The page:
More sights, sounds, and wearables from the Intel Developer Forum 2014

More sights, sounds, and wearables from the Intel Developer Forum 2014
The big theme for Intel’s developer conference this year was wearables. With the work being done to be a major player in that area, Intel continued to cater to the majority of its services which are more commercial, and less mobile, in nature.

To that end, the Intel Developer Forum is its own trade-show as well, with hundreds of exhibits from conglomerates and niche players alike, showing off everything from enterprise-grade solutions new better performing Firewire (a standard developed by Apple) cables.

There was also some more consumer-relatable technology on display, such as Intel showing off how well some equipment would continue to perform when the processors were heavily loaded while still handling new user inputs, but none of that was mobile related. There were also workshops to developers to literally build physical platforms to demo Intel’s Edison and Galileo chipsets.

A4WP


The Alliance for Wireless Power (A4WP), of which Intel sits on the board of the organization, was on-hand. This specification for wireless charging is making inroads with industrial partners who would then offer consumer-grade products that use the technology. A4WP is able to provide power through much thicker platforms, and can charge multiple devices on varying voltages at the same time.

For example, when you decide to redecorate your kitchen, and you are looking over your choices for what types of countertops to buy, there may be products from companies like DuPont which will have large portions of the surface area enabled with A4WP. That means in your new kitchen, you could place a tablet on the counter while you are browsing through a recipe, the counter would then charge your tablet. At the same time, someone comes home from work, places their phone on the counter and it beings to recharge at the same time.

The display was basic, but showed how a very thin power-plate was providing power to a sheet of LED lights through 2-inches of material. That is something Qi and PMA cannot do.

In addition to that display, A4WP also showed off a concept of a “charging bowl,” an ornament that would charge your gadgets. It is the type of décor that one might place on a hall-table next to the front door.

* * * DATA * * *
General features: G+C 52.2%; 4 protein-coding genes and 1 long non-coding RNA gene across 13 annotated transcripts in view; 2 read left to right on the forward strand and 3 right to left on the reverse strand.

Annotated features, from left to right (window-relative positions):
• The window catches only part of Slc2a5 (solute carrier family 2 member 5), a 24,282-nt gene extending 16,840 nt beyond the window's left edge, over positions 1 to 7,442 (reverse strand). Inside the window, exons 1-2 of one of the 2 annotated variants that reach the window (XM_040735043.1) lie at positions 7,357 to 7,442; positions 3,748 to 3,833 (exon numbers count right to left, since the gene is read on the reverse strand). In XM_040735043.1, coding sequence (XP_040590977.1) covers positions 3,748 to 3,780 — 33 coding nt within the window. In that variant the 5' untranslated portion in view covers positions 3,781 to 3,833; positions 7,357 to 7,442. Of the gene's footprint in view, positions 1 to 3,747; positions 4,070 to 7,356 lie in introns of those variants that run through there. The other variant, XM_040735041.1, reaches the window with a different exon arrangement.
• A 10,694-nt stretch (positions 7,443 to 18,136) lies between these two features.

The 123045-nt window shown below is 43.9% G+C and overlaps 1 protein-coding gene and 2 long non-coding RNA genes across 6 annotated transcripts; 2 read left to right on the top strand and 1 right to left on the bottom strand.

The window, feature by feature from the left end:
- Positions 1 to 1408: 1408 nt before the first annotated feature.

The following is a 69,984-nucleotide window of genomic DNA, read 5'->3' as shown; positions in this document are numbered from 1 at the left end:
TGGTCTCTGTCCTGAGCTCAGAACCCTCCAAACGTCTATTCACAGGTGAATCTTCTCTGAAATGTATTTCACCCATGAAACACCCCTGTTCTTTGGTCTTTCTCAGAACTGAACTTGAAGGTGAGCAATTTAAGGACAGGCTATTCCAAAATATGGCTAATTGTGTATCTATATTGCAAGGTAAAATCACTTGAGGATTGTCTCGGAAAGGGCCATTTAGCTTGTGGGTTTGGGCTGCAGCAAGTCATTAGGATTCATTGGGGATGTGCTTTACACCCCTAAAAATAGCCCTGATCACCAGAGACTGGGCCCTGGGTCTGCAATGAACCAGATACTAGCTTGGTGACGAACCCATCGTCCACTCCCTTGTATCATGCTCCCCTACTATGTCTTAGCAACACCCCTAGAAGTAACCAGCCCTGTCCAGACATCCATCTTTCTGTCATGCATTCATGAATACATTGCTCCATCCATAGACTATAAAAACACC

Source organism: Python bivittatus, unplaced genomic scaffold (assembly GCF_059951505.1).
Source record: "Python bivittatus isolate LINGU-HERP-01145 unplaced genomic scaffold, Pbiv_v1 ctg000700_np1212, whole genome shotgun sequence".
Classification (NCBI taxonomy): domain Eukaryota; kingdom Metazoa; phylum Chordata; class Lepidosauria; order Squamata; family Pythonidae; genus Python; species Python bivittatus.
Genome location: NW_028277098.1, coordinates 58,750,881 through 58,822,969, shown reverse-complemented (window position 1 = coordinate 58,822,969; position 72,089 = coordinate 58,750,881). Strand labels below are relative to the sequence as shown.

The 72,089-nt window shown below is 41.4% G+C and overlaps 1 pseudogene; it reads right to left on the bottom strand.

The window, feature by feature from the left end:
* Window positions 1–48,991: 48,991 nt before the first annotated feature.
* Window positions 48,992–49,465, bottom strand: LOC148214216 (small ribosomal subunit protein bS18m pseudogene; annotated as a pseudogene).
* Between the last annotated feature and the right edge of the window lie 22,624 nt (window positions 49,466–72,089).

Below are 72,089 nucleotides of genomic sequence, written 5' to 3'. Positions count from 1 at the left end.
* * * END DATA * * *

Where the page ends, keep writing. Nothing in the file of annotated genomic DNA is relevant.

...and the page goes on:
Wearables


Wearables had their own area on display, with MICA (My Intelligent Communication Accessory), designed by Opening Ceremony, at the center of the attraction. MICA is currently in testing, but is meant to be stylish for that discriminating customer that does not want a squared-off piece of plastic, or a something that looks like a watch, on their wrist.

As such, the MICA will be marketed to the well-to-do, with a price that will likely be in the several-hundred dollar range. Stewards of the display were noting prices starting at “under $1,000” if that is any indication, and since MICA will be adorned with semi-precious gems, the target audience is fairly narrow. MICA will be available in time for the holiday shopping season.

Smartphones?


One area that was glaringly absent from just about everything, from the Keynote speech to the forums, was smartphones. Intel did throw a few barbs at its mobile rival, Qualcomm, but there was nothing laid out in terms of strategy for chipmaker to build share in that space.

The lack of any announcement does not mean the company is throwing in the hat, but the focus on wearables, tablets, and 2-in-1s indicates that Intel is getting behind the product lines that have a lot of momentum and room for growth. Intel has strength in products like 2-in-1s because they utilize the breadth of its product line, tablets like Dell’s new Venue 8 7000 Series provide a platform for new technology like RealSense, and wearable data transactions are forecast to eclipse smartphones by the year 2020.

By maintaining focus in those areas, and not trying to rely so heavily on an increasingly saturated smartphone market (for developed economies), Intel will gain a foothold in other ways, basically assuring we will see a lot of mobile-related products with “Intel inside.”




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2 Comments

1. JakeLee

Posts: 1021; Member since: Nov 02, 2013

Who wants Intel in mobile? Or better, who benefits from Intel establishing in the mobile segment? None other than Intel. What's the point? Intel lost the momentum very long ago with the Itanium fiasco. x86, being an ancient architecture from 1978, doesn't stand a chance in mobile due to the power inefficiency, especially with Moore's law not applying to anything less than 28nm.

2. Gawain

Posts: 438; Member since: Apr 15, 2010

PC sales are up, and 2-in-1s are outpacing tablets. Intel also has a ton of other SoCs for mobile, not just x86. You're not paying attention.

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